In the node status and score-based route optimisation protocol (NSSROP), each node stores some additional data to balance the routing burden among all nodes [16]. A sensor node may have the shortest route to a base station in an IoT configuration. The WSN’s block-listing method is established to cope with non-cooperative nodes and the NSSROP has achieved exceptional results in terms of average energy usage, throughput, and end-to-end delay [16]. Unlike other standard routing protocols, the proposed technique considers various QoS criteria related to routing and energy optimisation in WSNs. To determine the node densities, each node is evaluated based on its energy consumption and closed neighbours (CNs).
    A hybrid method for obtaining the probability distribution of report latency in random access (RA) WSN protocols [17] is studied and it is beneficial for assessing the QoS of WSNs in time-critical applications. In this manner, event reporting is time-constrained and fault-sensitive. In specific applications such as target tracking and positioning, transmitting a certain number of event packets is required to characterise the occurring phenomena accurately. The methodology considers a basic structure, and the distribution of the number of detecting nodes is obtained by simulation, allowing the analysis of the desired QoS parameters.
    Most WSN technologies are designed to monitor and manage various processes effectively. A “smart environment” is equipped with sensors, microcontrollers, and adaptive software programs for self-protection and self-monitoring. For designing a WSN, several factors need to be considered. Such factors include scalability, fault tolerance, high sensing accuracy, inexpensive deployment costs, rapid scaling up, and application needs. The sensor networks will become an integral part of our lives in the future because of their wide range of applications. However, before sensor networks can be implemented, constraints such as cost, hardware, topology alteration, environment, and power consumption must be addressed. In addition, sensitive networks demand particular wireless ad hoc networking protocols because of the tight restrictions.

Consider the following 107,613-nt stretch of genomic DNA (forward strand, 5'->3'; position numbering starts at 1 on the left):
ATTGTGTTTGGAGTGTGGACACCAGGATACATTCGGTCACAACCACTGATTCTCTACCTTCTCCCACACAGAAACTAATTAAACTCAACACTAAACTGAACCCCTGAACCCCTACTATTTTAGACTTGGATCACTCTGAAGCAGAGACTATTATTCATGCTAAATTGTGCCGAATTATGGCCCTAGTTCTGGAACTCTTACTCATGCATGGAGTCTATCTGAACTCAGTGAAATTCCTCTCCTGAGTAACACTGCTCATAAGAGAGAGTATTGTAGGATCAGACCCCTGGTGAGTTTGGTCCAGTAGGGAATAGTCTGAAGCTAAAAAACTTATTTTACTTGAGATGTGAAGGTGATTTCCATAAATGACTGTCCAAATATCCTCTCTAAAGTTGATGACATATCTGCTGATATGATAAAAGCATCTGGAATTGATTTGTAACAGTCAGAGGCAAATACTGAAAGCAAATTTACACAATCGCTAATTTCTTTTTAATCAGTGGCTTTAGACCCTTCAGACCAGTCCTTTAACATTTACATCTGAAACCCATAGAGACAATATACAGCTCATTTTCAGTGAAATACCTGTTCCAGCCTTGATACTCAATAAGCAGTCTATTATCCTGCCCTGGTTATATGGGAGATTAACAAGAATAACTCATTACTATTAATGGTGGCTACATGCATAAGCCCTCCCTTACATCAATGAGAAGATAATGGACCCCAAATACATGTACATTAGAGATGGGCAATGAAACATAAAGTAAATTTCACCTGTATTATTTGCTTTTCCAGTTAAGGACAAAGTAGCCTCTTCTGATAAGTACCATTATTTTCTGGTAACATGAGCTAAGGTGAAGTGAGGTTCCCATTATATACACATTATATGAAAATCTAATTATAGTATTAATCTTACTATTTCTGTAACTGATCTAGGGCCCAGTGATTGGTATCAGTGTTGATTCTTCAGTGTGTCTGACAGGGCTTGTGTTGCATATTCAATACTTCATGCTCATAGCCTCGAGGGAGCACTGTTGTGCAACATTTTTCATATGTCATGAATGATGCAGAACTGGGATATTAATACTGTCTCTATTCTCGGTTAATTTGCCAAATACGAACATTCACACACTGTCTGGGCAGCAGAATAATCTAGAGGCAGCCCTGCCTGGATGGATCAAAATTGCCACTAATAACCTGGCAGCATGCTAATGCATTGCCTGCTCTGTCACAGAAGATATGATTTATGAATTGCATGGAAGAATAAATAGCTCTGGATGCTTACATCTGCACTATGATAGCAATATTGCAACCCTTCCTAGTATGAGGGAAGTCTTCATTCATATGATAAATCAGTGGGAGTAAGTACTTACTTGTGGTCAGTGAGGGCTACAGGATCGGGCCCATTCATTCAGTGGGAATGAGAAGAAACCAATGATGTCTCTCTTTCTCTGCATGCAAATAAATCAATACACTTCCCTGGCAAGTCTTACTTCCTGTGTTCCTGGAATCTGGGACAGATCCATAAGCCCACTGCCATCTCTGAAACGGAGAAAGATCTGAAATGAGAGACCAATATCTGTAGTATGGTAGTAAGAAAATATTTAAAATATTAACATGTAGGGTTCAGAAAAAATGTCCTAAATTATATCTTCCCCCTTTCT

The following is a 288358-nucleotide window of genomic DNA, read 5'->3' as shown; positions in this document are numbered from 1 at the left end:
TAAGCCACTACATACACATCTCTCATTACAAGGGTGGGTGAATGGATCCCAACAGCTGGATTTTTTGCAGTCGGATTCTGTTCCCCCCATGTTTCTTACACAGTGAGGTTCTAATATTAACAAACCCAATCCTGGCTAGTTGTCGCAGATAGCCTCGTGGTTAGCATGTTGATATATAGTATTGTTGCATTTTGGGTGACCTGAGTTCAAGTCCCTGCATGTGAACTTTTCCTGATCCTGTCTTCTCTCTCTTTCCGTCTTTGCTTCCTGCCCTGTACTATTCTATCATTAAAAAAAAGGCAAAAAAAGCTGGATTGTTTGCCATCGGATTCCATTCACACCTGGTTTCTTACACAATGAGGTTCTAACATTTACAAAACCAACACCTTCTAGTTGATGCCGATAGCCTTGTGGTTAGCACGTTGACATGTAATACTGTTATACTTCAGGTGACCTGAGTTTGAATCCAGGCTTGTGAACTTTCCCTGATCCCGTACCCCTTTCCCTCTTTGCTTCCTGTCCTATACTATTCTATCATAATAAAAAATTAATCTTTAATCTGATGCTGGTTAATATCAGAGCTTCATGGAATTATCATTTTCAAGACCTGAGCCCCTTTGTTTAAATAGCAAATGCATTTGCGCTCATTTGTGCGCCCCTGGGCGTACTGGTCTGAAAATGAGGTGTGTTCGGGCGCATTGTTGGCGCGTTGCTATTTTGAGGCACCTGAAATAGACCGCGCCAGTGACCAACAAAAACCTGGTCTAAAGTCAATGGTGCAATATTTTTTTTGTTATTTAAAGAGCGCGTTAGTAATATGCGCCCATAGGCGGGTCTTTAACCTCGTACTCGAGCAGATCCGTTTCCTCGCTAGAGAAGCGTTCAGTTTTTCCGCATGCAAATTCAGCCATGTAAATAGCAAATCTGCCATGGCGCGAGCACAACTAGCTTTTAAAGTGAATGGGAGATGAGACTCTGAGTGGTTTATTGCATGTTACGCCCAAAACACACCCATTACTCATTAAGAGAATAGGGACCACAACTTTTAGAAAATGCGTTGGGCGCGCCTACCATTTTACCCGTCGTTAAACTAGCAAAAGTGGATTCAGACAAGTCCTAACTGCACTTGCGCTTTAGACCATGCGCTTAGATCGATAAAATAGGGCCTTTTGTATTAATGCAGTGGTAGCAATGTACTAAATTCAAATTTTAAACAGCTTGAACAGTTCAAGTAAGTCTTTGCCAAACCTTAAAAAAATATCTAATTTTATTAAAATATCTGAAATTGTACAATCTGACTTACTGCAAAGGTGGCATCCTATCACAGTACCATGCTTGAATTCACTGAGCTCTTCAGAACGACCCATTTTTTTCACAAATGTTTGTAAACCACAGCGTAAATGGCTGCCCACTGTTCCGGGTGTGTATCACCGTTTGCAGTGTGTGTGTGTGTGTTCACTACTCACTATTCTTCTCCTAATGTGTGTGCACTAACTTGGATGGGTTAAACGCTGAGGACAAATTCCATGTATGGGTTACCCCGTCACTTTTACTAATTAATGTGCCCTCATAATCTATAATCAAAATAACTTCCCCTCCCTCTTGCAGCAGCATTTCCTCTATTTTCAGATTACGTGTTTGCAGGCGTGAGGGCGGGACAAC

References

    1. Kanoun, O.; Bradai, S.; Khriji, S.; Bouattour, G.; El Houssaini, D.; Ben Ammar, M.; Naifar, S.; Bouhamed, A.; Derbel, F.; Viehweger, C. Energy-Aware System Design for Autonomous Wireless Sensor Nodes: A Comprehensive Review. Sensors 2021, 21, 548.
    2. Ratautas, K.; Andrulevičius, M.; Jagminienė, A.; Stankevičienė, I.; Norkus, E.; Račiukaitis, G. Laser-assisted selective copper deposition on commercial PA6 by catalytic electroless plating—Process and activation mechanism. J. Appl. Surf. Sci. 2019, 470, 405–410.
    3. Ratautas, K.; Jagminienė, A.; Stankevičienė, I.; Sadauskas, M.; Norkus, E.; Račiukaitis, G. Evaluation and optimisation of the SSAIL method for laser-assisted selective electroless copper deposition on dielectrics. J. Results Phys. 2020, 16, 102943.
    4. Paolini, G.; Guermandi, M.; Masotti, D.; Shanawani, M.; Benassi, F.; Benini, L.; Costanzo, A. RF-Powered Low-Energy Sensor Nodes for Predictive Maintenance in Electromagnetically Harsh Industrial Environments. Sensors 2021, 21, 386.
    5. Ku, M.L.; Li, W.; Chen, Y.; Liu, K.J.R. Advances in Energy Harvesting Communications: Past, Present, and Future Challenges. Proc. IEEE Commun. Surv. Tutor. 2016, 18, 1384–1412.
    6. Prauzek, M.; Konecny, J.; Borova, M.; Janosova, K.; Hlavica, J.; Musilek, P. Energy Harvesting Sources, Storage Devices and System Topologies for Environmental Wireless Sensor Networks: A Review. Sensors 2018, 18, 2446.